Alexander, W. D. & Atkinson, A. T. (1888). An historical sketch of education in the Hawaiian Islands. Honolulu, HI: Board of Education.
Bickerton, D. & Wilson, W. H. (1987). Pidgin Hawaiian. In E. G. Gilbert’s (Ed.), Pidgin and creole languages: Essays in memory of John E. Reinecke, (pp. 61-76). Honolulu, HI: UH Press.
Burke, K. (1966). Identification and ʻConsubstantiality.’ Rhetoric of Motives. Berkeley, CA: UC Press.
Burke, K. (1966). Terministic screens. Language as symbolic action. Berkeley, CA: UC Press.
Canagarajah, S. (2011). Codemeshing in academic writing: Identifying teachable strategies of translanguaging.” Modern Language Journal, 95(3), 401–417.
Day, R. (1987). Early pidginization in Hawaiʻi. In E. G. Gilbert’s (Ed.), Pidgin and creole languages: Essays in memory of John E. Reinecke, (pp. 163-176). Honolulu, HI: UH Press.
Fujikane C. & Okamura, J. Y. (Eds). (2008). Asian settler colonialism: From local governance to the habits of everyday life in Hawaiʻi. Honolulu, HI: UH Press.
Gee, James. (2006). What is literacy. Relations, locations, and positions: Composition theory for writing teachers. Urbana, Ill: NCTE.
Green, N. (2016). The re-education of Neisha-Anne Greene: A close looks at the damaging effects of “a standard approach,” the benefits of code-meshing, and the role allies play in this work. Praxis: A Writing Center Journal, 14(1). http://www.praxisuwc.com/green-141.
hoʻomanawanui, k. (2015). Ka liu o ka paʻakai (Well-seasoned with Salt): Recognizing literary devices, rhetorical strategies, and cultural aesthetics in Kanaka Maoli literature. In J. Carroll, B. N. McDougall, and G. Nordstrom, (Eds.) Huihui: Navigating art and literature in the Pacific (pp. 247-265). Honolulu, HI: UH Press.
Horner, B., Lu, M., Royster, J. J., Trimbur, J. (2011). Opinion: Language difference in writing: Toward a translingual approach. College English, 73(3), 303–321.
Kanae, L. (2003). Sista tongue. Honolulu, HI: Tinfish Press.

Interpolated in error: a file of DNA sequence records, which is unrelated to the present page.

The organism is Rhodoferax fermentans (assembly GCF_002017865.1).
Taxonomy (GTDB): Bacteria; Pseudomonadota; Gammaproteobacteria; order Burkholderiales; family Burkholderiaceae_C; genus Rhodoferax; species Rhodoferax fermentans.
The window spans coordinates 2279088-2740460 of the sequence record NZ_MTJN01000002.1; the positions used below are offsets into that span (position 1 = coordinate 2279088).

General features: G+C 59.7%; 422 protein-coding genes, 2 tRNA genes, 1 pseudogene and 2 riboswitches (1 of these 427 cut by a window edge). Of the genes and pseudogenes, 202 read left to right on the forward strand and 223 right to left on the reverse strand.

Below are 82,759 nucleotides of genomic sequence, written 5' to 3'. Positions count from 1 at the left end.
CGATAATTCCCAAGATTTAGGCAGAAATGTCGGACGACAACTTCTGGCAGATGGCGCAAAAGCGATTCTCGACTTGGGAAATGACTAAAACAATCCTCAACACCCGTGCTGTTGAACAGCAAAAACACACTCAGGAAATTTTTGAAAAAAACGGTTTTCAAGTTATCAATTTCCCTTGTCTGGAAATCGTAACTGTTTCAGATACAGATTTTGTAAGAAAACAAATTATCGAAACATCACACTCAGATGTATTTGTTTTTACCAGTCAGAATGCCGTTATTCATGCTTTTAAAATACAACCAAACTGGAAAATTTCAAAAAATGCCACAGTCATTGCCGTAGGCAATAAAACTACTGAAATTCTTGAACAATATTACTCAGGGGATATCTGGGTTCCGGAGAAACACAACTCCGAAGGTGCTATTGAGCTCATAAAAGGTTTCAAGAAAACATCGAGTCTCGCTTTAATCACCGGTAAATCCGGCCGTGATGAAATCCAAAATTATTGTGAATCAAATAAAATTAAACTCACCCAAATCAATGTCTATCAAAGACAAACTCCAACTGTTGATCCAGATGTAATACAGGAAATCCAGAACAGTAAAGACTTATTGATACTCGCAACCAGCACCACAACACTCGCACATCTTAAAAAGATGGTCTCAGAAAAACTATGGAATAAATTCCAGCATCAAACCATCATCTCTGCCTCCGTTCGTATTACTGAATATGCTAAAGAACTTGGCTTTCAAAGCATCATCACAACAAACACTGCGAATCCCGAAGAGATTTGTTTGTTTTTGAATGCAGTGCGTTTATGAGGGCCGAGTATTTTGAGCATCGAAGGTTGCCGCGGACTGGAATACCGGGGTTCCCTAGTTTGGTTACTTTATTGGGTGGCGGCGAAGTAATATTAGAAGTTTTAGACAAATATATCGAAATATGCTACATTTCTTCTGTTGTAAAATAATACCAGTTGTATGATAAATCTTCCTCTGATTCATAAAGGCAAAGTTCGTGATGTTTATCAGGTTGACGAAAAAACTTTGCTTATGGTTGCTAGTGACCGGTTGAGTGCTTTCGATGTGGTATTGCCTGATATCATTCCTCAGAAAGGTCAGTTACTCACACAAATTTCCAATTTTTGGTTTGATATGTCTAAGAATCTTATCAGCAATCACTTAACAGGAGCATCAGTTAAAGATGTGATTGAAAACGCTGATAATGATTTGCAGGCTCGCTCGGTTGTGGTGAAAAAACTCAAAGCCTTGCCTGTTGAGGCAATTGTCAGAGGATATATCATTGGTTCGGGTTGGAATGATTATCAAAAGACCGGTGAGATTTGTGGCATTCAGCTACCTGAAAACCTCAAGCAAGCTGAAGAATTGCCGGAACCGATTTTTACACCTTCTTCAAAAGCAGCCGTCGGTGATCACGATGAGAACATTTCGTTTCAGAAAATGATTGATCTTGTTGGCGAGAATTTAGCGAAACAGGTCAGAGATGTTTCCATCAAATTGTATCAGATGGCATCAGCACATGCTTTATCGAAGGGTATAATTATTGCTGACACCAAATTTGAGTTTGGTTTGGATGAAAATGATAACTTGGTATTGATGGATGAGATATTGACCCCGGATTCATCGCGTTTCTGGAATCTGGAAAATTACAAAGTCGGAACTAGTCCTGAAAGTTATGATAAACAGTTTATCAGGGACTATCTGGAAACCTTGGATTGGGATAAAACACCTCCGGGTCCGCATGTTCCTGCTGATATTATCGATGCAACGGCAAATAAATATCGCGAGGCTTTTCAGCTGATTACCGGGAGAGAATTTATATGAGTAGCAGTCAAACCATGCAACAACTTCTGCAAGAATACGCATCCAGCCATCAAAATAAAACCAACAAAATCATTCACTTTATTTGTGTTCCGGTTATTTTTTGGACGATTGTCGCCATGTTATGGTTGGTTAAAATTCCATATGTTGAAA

Kawamoto, K. (1993). Hegemony and language politics in Hawaiʻi. World Englishes, 12(2), 193-207.
Kimura, L. (1983). Native Hawaiian culture. Report on the culture, needs, and concerns of Native Hawaiians. Honolulu, HI: Native Hawaiian Study Commission, 173-224.
Liliuʻokalani. (2013). Hawaiʻiʼs story by Hawaiʻiʼs queen. Honolulu, HI: Hui Hanai.
Lyons, S. R. (2002). Rhetorical sovereignty: What do American Indians want from writing? College Composition and Communication, 51(3), 447-468.
Lucas, P. F. N. (2000). E ola mau kakou I ka ʻolelo makuahine: Hawaiian language policy and the courts. The Hawaiian Journal of History, (34), 1-28.
McDougall, B. N. (2016). Finding meaning: Kaona and contemporary Hawaiian literature. Tucson, AZ: University of Arizona Press.
Reinecke, J. (1964). Language and dialect in Hawaiʻi. Honolulu, HI: UH Press.
Sato, C. (1985). Linguistic inequality in Hawaiʻi: The post-creole dilemma. In N. Woltson and J. Manes (Eds.), Language of inequality (pp. 255-272). Berlin, Germany: Mouton.
Silva, N. K. (2004). Aloha betrayed: Native Hawaiian resistance to American colonialism. Durham. Il: Duke UP.
Street, B. (2006). What’s “new” in new literacy studies? Critical approaches to literacy in theory and practice. Relations, locations, and positions: Composition theory for writing teachers. Urbana, Ill: NCTE.
Tanouchi, L. (2004). Da state of Pidgin address. College English 67(1), 75-82.
Wilson, W. & Kamano, K. (2008). For the interests of Hawaiians themselves: Reclaiming the benefits of Hawaiian-medium Education. Hulili: Multidisciplinary research on Hawaiian well-being, 3(1), 153-178.
Young, V. A. (2013) Keep code-meshing. In S. Canagarajah (Ed.), Literacy as translingual practice: Between communities and classrooms (pp. 139-140). New York, NY: Routledge.
Young, V. A., Barrett, R., Young-Rivera, Y., & Lovejoy, K.B. (2014). Other people’s English: Code-meshing, code-switching, and African American literacy. New York, NY: Teachers College Press.
Young V. A. & Martinez, A. Y. (Eds.) (2011). Code-meshing as world English: Pedagogy, policy, performance. Urbana, Il.: NCTE.